The OGC Met Ocean domain working group provides a forum within which contributing communties can work together to incubate new data exchange standards for the meteorology and oceanography community.
WMO-OGC memorandum of understanding (MoU) is instrumental in providing the mechanism for the co-ordination between activities carried out by the OGC Met Oceans DWG and Hydrology DWG, and the activities carried out by the expert teams of WMO CBS OPAG-ISS with a view to developing the use of ISO/OGC standards for the WIS.
The the main parties involved in driving the requirements for conceptual modelling activity are described here: ConceptualModellingConstiuents
Note: this is written from a WMO perspective - largely with the aim of harmonising initiatives across a number of communities.
Our goal is to establish a core conceptual model that meets the needs of our stakeholder community and maintains compatibility with existing data encodings such as GRIB, BUFR and netCDF – providing a mechanism to map content from one format to another.
A common conceptual model will enable tooling and software to sourced / provisioned from the breadth of the community that subscribes to the core conceptual model
|This slide is taken from a briefing to WXXM/AIXM Conference 04 May 2010, National Centre for Atmospheric Research (Aaron Braeckel) © University Corporation for Atmospheric research. It suggests that there is significant community convergence around ISO/DIS 19156 Observations and Measurements - often referred to as *O&M2*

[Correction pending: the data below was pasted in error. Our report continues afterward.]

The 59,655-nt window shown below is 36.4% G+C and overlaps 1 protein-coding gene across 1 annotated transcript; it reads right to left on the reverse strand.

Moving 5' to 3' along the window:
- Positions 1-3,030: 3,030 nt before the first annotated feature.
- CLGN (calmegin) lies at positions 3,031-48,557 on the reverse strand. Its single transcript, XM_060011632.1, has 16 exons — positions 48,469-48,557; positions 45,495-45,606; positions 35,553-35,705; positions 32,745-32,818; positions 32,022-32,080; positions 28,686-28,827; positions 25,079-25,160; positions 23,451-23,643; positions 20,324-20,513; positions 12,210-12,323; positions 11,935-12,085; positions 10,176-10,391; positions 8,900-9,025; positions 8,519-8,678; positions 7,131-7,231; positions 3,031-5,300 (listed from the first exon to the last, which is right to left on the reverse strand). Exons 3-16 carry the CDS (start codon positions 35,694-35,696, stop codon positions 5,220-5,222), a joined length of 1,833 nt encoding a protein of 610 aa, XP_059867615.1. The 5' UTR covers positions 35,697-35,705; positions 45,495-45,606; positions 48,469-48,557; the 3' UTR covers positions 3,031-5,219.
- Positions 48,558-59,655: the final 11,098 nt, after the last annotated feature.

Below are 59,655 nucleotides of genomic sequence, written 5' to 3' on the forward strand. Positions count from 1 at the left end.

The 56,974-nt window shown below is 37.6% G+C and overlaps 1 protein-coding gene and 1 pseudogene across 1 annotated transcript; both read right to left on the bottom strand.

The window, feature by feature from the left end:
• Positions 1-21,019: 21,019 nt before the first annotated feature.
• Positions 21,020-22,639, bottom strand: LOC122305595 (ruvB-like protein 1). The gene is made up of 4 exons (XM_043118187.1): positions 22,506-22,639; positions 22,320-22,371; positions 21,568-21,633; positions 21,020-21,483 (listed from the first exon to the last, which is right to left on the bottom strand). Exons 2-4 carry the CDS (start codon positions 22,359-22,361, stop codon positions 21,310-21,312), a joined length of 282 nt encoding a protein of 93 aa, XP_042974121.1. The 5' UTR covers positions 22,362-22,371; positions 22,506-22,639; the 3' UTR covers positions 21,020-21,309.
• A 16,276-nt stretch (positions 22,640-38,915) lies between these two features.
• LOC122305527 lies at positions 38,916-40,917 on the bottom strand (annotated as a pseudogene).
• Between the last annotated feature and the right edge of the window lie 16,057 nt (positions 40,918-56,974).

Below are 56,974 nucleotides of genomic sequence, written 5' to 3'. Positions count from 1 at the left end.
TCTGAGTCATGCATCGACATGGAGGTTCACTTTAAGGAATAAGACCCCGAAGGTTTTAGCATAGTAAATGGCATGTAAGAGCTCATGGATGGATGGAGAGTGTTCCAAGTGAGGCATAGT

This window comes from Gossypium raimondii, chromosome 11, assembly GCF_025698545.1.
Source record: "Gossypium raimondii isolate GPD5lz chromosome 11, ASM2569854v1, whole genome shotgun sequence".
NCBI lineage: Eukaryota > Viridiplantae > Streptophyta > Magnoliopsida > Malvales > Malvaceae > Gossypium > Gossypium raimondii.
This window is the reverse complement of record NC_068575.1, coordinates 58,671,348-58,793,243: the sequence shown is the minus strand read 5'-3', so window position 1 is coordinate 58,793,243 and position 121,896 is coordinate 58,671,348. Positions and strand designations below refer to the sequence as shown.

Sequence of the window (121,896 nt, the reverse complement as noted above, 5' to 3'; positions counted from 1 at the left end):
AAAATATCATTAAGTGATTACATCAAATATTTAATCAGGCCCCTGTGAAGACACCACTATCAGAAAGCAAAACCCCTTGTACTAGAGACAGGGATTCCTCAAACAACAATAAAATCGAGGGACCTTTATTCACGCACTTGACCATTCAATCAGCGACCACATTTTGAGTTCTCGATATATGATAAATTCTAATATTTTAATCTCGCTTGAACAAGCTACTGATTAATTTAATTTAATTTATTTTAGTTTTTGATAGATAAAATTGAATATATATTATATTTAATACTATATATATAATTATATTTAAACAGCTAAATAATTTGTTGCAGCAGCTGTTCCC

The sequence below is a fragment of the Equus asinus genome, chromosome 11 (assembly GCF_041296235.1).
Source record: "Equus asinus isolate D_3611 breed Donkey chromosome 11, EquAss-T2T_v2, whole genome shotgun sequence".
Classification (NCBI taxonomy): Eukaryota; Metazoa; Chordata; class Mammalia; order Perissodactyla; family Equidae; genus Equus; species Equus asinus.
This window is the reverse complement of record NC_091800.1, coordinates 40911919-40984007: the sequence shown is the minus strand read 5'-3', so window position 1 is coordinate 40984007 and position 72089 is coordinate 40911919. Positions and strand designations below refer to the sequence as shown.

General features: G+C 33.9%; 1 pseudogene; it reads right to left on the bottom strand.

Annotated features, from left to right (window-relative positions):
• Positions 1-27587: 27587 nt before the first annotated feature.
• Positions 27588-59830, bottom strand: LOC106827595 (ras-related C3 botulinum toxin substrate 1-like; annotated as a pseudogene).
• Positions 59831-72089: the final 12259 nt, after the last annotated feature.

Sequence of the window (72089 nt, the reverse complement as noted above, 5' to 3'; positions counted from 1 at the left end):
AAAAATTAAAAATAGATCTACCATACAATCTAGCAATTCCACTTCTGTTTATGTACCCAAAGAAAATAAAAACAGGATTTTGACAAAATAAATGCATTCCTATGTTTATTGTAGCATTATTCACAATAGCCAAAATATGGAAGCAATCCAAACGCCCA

Best online tutorial resource can be found at the SEEGrid twiki
Although the specification title indications ‘observations’ it is equally valid for forecast phenomena – one is still using a procedure (i.e. numerical modelling) to estimate the value of a property of some feature of interest
The O&M model (and the accompanying Sampling Features models) have been successfully applied to a wide number of domains where the user community are interested in the ‘data-acquisition’ metadata – such as process, quality etc. Because O&M has been proven to be applicable to a wide number of domains, tooling and software developed for this model will also be widely applicable, increasing the likelihood that consumers of data conforming to this model will have tooling available to exploit its rich semantics.
Furthermore, the OGC has published a service specification: Sensor Observation Service (SOS) specifically to allow data conforming to the O&M model to be exploited through domain-agnostic tooling.
Develop narrative based on realistic & focused user scenarios
Extract example datasets from existing (or postulated) workflows described within use cases
Attempt to map content of datasets onto O&M model – identifying restrictions, constraints, controlled vocabularies
Identify compatibility of existing encodings (BUFR, GRIB, CF-netCDF etc.). Develop conventions (or amendments) for their use with the common conceptual model … and hence compatibility of the common conceptual model with existing tooling and practices within the community